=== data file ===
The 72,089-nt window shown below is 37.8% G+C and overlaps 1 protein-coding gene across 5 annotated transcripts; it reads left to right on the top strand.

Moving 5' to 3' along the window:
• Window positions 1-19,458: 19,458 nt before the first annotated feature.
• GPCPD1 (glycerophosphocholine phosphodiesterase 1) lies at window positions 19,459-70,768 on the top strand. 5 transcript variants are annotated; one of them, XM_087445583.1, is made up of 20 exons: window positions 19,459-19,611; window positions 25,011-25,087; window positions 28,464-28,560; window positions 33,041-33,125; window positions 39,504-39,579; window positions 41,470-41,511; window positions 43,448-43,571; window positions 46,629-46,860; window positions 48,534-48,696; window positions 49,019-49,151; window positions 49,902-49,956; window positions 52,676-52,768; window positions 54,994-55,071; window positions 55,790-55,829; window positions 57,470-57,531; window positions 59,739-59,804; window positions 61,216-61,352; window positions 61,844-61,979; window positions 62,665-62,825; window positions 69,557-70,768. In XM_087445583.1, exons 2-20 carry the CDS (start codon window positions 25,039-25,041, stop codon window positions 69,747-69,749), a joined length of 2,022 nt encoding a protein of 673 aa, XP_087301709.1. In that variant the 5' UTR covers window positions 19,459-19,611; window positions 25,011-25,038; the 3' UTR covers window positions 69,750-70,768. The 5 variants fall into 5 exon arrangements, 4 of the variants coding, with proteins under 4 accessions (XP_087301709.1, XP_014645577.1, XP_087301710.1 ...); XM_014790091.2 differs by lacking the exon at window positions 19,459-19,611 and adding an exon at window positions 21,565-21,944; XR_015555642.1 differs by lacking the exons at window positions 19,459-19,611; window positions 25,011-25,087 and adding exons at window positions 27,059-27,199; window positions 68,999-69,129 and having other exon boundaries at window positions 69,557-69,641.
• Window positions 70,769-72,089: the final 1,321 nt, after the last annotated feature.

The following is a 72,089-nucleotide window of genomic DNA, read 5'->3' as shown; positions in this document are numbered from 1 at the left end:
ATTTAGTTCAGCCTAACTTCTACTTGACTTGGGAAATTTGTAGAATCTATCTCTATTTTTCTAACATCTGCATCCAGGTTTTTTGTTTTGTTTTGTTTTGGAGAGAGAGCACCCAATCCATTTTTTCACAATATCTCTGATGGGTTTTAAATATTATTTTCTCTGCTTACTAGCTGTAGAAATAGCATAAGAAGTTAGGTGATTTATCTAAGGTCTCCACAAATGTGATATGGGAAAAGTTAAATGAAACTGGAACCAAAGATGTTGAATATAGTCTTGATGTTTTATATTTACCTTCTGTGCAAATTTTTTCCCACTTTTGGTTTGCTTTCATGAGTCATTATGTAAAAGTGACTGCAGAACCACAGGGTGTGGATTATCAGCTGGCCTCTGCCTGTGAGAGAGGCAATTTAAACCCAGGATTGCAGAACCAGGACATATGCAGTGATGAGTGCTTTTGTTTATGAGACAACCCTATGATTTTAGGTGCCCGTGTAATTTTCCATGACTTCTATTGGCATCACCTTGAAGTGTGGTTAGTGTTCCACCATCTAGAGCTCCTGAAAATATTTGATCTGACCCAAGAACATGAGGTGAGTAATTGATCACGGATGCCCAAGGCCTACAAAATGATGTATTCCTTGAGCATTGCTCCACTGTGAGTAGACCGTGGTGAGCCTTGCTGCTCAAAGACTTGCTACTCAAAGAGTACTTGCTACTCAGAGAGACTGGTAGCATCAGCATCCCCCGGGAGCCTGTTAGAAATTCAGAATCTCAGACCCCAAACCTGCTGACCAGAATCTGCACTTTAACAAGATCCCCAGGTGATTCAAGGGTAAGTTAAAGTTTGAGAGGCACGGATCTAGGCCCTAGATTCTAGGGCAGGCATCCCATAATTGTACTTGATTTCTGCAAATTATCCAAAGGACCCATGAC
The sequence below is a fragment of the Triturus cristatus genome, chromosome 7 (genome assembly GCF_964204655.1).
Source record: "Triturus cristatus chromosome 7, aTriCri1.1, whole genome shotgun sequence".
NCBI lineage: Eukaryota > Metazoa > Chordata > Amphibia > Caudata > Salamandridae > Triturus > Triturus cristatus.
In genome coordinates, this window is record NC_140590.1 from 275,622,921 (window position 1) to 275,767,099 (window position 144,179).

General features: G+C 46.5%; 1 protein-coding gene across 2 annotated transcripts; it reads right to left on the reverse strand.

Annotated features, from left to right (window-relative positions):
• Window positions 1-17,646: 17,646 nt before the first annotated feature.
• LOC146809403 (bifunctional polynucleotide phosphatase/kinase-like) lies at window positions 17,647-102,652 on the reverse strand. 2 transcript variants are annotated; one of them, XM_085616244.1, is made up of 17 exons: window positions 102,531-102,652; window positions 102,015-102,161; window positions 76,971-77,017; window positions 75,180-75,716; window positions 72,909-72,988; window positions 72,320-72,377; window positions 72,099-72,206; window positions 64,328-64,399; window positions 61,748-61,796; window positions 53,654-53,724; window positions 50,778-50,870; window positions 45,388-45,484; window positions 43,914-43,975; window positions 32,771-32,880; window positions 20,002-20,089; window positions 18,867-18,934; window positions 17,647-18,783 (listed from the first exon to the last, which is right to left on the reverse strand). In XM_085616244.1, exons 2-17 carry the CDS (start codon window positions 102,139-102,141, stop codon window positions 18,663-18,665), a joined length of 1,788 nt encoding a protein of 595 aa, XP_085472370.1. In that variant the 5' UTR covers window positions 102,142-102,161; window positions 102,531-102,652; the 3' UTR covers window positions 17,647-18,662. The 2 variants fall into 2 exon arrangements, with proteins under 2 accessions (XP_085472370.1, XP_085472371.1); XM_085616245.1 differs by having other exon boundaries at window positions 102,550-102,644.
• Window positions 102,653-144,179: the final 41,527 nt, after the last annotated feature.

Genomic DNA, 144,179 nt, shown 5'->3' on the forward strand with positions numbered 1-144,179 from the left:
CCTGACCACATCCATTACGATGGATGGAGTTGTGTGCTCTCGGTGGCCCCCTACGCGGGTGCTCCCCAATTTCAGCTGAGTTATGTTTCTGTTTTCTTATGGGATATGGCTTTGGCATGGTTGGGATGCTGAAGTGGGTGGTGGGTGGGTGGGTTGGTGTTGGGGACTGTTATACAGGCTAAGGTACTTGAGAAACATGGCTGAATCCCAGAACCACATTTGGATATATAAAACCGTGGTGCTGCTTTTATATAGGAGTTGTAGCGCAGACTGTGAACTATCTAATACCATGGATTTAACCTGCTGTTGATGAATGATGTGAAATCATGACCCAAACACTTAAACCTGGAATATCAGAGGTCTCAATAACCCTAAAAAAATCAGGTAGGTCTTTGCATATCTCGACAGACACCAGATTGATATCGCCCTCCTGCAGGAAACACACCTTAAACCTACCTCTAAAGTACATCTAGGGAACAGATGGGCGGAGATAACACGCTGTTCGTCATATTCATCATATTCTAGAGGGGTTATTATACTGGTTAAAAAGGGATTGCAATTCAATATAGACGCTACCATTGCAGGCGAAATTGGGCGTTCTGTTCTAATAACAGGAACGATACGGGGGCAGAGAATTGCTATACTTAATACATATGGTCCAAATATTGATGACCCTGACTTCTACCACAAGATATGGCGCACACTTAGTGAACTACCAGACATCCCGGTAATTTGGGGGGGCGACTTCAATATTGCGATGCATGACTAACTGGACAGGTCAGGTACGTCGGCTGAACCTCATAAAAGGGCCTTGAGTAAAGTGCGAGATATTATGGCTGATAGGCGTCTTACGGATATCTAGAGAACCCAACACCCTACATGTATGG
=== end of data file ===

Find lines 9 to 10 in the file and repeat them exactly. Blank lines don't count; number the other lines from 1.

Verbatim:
Source record: "Triturus cristatus chromosome 7, aTriCri1.1, whole genome shotgun sequence".
NCBI lineage: Eukaryota > Metazoa > Chordata > Amphibia > Caudata > Salamandridae > Triturus > Triturus cristatus.